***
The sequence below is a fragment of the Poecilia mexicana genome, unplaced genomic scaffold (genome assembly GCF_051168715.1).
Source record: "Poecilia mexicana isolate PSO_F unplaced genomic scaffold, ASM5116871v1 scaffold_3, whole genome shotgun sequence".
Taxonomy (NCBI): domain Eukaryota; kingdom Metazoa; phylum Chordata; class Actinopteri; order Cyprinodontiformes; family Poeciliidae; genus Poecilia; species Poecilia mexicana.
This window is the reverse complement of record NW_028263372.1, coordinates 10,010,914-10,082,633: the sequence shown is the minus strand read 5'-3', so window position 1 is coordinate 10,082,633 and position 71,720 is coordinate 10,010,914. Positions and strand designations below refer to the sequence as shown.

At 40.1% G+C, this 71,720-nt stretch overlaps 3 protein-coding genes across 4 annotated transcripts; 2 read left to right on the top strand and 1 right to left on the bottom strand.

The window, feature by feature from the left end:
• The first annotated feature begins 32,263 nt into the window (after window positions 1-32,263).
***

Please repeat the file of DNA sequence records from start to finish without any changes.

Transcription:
The sequence below is a fragment of the Poecilia mexicana genome, unplaced genomic scaffold (genome assembly GCF_051168715.1).
Source record: "Poecilia mexicana isolate PSO_F unplaced genomic scaffold, ASM5116871v1 scaffold_3, whole genome shotgun sequence".
Taxonomy (NCBI): domain Eukaryota; kingdom Metazoa; phylum Chordata; class Actinopteri; order Cyprinodontiformes; family Poeciliidae; genus Poecilia; species Poecilia mexicana.
This window is the reverse complement of record NW_028263372.1, coordinates 10,010,914-10,082,633: the sequence shown is the minus strand read 5'-3', so window position 1 is coordinate 10,082,633 and position 71,720 is coordinate 10,010,914. Positions and strand designations below refer to the sequence as shown.

At 40.1% G+C, this 71,720-nt stretch overlaps 3 protein-coding genes across 4 annotated transcripts; 2 read left to right on the top strand and 1 right to left on the bottom strand.

The window, feature by feature from the left end:
• The first annotated feature begins 32,263 nt into the window (after window positions 1-32,263).